Bitesize Guide to French Citizenship

As the UK has now left the EU, some long-term residents are wondering whether and how to apply for French citizenship (i.e. nationality). This guide provides links to information sources for those considering this route.

As a good level of French is a pre-requisite for becoming French, we make no apology for pointing to French-language sources.

This guide covers cases where people are entitled to become French through family connections and do so by declaration or foreigners who request naturalisation by decree.


 

Are you already French?

There are people who, maybe without realising it, are already deemed to be French by virtue of their family connections.

In this scenario. the French authorities simply examine your dossier to see if you meet the requirements and, if you do, they declare that you are French.

Children of French parents

If you have a French parent you may be able to just apply for a French ID card at your Mairie.

If your paper trail is not complete, you might need to start by requesting a Certificat de Nationalité Français1 and if you were born outside France, you may need to start by getting your consular birth certificate or by getting your birth transcribed by the consulate. Contact the French consulate for the country you were born in for more information.

Children born in France

Another scenario is that of children born in France to foreign parents. Full information can be found here2

Although young people in this case become French on their 18th birthday, life and young people being uncertain, there are good arguments for doing an advance request, possible from age 13.

French siblings

A related case is that young people who move to France before the age of 6, and who have a French sibling, can sometimes become French by declaration. More here3

Parent or grandparent of a French national

And another one: parents or grandparents of a French citizen who have 25 years residence AND are over 65 years old: Click here

 

French spouse

Finally, another common one : those who are married to a French citizen, if they meet certain conditions can become French by declaration: Click here5

Alternative routes to French nationality

If you can't become French by declaration, you can apply to become French by naturalisation. Basically, you ask to become French, showing you meet the necessary criteria, and if your request is accepted, France makes a decree that you are now French.

Note that becoming French through naturalisation is a privilege not a right (unlike routes such as marriage) and that reasons for refusal can include:

  • insufficient French

  • insufficient proof of integration

  • insufficient resources

 

There is an official language test and you will also be interviewed in French and need to show the required level.

 

The decree route is long (up to several years) and requires a lot of paperwork and patience. It is handled at Préfecture level and every Préfecture does things a bit differently, so although there is a link to the general page in the references section you really MUST go and find your own Prefecture's list of documents and procedures as shown here6.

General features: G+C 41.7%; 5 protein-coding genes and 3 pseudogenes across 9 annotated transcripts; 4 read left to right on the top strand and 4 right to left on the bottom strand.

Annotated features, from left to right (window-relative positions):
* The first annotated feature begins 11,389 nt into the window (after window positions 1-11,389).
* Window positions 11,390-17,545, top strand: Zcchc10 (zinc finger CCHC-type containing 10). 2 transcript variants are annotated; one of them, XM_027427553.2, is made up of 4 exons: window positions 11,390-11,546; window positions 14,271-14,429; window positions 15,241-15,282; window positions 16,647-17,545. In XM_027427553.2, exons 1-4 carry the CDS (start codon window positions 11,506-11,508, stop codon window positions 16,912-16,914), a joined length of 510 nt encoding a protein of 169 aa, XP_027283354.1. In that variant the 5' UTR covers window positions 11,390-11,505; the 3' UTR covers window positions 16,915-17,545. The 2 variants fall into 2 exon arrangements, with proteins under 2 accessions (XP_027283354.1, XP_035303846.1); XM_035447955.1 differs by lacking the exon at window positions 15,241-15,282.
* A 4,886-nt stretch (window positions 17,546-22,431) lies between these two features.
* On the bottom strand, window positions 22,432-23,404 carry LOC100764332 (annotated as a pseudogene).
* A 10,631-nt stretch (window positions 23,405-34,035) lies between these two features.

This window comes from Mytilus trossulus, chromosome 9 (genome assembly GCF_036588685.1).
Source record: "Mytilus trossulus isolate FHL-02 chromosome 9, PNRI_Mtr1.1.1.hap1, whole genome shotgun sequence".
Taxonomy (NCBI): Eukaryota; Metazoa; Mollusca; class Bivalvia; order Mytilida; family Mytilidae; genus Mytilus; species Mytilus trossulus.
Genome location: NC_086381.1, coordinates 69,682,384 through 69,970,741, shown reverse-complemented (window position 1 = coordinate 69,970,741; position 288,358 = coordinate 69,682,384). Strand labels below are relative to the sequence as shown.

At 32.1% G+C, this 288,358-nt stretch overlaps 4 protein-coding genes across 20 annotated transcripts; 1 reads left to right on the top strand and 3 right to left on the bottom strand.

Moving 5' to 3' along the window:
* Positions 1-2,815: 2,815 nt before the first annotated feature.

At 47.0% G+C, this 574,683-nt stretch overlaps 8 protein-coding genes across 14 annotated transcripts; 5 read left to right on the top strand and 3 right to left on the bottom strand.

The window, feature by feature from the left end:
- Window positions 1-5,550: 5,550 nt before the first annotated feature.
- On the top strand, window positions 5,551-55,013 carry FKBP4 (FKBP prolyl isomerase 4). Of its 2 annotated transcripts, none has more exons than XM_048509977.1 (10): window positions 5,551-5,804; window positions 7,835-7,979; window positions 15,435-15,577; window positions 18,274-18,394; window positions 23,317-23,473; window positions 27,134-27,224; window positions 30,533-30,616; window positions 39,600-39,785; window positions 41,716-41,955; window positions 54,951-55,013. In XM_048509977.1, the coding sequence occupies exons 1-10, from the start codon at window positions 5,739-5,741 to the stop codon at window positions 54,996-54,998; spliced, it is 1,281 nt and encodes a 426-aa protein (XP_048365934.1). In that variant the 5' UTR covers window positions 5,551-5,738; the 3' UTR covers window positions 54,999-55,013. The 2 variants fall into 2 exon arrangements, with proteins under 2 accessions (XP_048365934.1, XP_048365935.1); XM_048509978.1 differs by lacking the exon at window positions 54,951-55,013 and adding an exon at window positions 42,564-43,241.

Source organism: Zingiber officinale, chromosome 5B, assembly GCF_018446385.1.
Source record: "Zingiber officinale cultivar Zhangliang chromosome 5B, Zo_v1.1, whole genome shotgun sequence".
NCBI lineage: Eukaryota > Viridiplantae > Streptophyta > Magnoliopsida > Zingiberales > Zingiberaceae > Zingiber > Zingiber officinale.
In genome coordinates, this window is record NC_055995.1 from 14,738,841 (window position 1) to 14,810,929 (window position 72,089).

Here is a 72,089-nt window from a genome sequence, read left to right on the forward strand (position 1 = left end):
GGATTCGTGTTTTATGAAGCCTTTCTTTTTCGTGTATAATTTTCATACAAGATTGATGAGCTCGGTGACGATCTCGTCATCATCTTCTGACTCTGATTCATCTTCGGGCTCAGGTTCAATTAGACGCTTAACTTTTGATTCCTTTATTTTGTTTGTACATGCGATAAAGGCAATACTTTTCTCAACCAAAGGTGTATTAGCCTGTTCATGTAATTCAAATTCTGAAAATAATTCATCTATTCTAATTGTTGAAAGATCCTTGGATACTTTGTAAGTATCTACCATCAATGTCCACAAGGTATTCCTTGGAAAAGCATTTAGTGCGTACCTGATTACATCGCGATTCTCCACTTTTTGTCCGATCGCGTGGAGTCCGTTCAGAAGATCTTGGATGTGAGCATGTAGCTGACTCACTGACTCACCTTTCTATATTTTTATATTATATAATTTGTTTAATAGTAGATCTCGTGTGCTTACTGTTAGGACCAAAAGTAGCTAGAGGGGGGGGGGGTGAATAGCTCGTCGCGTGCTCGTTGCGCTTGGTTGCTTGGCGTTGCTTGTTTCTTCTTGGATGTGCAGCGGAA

As well as language, naturalisation requires you to demonstrate a desire to really be French, and to integrate into French society.

It is worth pointing out that you can hold French and British nationalities simultaneously - neither country requires you to give up your other nationalities.

If you hold both, when in France you are treated as French, and when in the UK you are treated as British. This means that if you get into trouble with the authorities in one country, you cannot call on the consular services of the other.

In other countries you are treated as a national of the passport you used on the way in, so it's worth thinking about which passport to use when you travel.

Note that if you become French, you will retain Freedom of Movement as well as being covered by the provisions of the withdrawal agreement.

There are a number of helpful Facebook groups, both in English and French.


References

The following links all point to official information sources:

  1. Certificate of French nationality
    https://www.service-public.fr/particuliers/vosdroits/F1051

  2. French nationality of a child born in France with foreign parents
    https://www.service-public.fr/particuliers/vosdroits/F295

  3. French nationality of the siblings of a French person
    https://www.service-public.fr/particuliers/vosdroits/F33800

  4. French nationality of the parents or grandparents of a French person
    https://www.service-public.fr/particuliers/vosdroits/F33430

  5. French nationality through marriage
    https://www.service-public.fr/particuliers/vosdroits/F2726

  6. French nationality by naturalisation
    https://www.service-public.fr/particuliers/vosdroits/F2213 

 

Disclaimer

This is one of a series of guides and information sheets produced by Remain in France Together (RIFT). RIFT is a statutory association governed by French law and managed and run by volunteers. It exists to uphold the rights of British citizens living in, or moving to, France affected by the UK withdrawal from the EU.

The information is for general guidance and does not constitute legal advice. It is offered free for personal, non-commercial use.

The main source of information to keep up-to-date with developments in citizens’ rights is our website https://www.remaininfrance.fr/

When using our printed guides, you should check the website to make sure that you have the latest version.

This information was last updated: July 2020.

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Email: riftremaininfrance@gmail.com 

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